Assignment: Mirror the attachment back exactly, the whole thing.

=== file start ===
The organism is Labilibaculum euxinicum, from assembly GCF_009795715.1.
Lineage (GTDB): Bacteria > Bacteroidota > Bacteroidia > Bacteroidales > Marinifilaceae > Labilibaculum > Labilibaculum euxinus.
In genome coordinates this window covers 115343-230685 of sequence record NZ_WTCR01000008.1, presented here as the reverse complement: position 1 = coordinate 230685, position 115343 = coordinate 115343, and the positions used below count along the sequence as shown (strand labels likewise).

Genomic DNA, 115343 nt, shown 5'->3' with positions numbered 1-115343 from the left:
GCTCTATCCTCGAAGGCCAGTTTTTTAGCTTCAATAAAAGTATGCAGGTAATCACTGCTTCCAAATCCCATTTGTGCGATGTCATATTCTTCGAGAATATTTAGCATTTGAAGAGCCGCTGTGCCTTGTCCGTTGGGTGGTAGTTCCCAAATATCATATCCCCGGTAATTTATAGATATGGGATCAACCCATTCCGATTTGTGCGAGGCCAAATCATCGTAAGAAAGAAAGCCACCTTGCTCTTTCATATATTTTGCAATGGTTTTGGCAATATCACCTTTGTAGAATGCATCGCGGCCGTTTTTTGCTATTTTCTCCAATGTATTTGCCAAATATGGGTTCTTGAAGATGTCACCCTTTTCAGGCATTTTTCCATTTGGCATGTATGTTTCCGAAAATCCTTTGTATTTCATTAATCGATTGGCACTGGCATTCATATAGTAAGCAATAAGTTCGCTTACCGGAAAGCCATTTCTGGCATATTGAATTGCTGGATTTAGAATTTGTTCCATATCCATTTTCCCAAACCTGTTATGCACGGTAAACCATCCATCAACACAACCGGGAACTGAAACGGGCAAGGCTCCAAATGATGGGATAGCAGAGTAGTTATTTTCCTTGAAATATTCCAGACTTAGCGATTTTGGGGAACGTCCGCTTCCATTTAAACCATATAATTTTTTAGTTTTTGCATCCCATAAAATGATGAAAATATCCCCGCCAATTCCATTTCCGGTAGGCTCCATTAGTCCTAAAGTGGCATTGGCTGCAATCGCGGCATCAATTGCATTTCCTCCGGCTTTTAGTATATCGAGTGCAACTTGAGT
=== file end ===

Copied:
The organism is Labilibaculum euxinicum, from assembly GCF_009795715.1.
Lineage (GTDB): Bacteria > Bacteroidota > Bacteroidia > Bacteroidales > Marinifilaceae > Labilibaculum > Labilibaculum euxinus.
In genome coordinates this window covers 115343-230685 of sequence record NZ_WTCR01000008.1, presented here as the reverse complement: position 1 = coordinate 230685, position 115343 = coordinate 115343, and the positions used below count along the sequence as shown (strand labels likewise).

Genomic DNA, 115343 nt, shown 5'->3' with positions numbered 1-115343 from the left:
GCTCTATCCTCGAAGGCCAGTTTTTTAGCTTCAATAAAAGTATGCAGGTAATCACTGCTTCCAAATCCCATTTGTGCGATGTCATATTCTTCGAGAATATTTAGCATTTGAAGAGCCGCTGTGCCTTGTCCGTTGGGTGGTAGTTCCCAAATATCATATCCCCGGTAATTTATAGATATGGGATCAACCCATTCCGATTTGTGCGAGGCCAAATCATCGTAAGAAAGAAAGCCACCTTGCTCTTTCATATATTTTGCAATGGTTTTGGCAATATCACCTTTGTAGAATGCATCGCGGCCGTTTTTTGCTATTTTCTCCAATGTATTTGCCAAATATGGGTTCTTGAAGATGTCACCCTTTTCAGGCATTTTTCCATTTGGCATGTATGTTTCCGAAAATCCTTTGTATTTCATTAATCGATTGGCACTGGCATTCATATAGTAAGCAATAAGTTCGCTTACCGGAAAGCCATTTCTGGCATATTGAATTGCTGGATTTAGAATTTGTTCCATATCCATTTTCCCAAACCTGTTATGCACGGTAAACCATCCATCAACACAACCGGGAACTGAAACGGGCAAGGCTCCAAATGATGGGATAGCAGAGTAGTTATTTTCCTTGAAATATTCCAGACTTAGCGATTTTGGGGAACGTCCGCTTCCATTTAAACCATATAATTTTTTAGTTTTTGCATCCCATAAAATGATGAAAATATCCCCGCCAATTCCATTTCCGGTAGGCTCCATTAGTCCTAAAGTGGCATTGGCTGCAATCGCGGCATCAATTGCATTTCCTCCGGCTTTTAGTATATCGAGTGCAACTTGAGT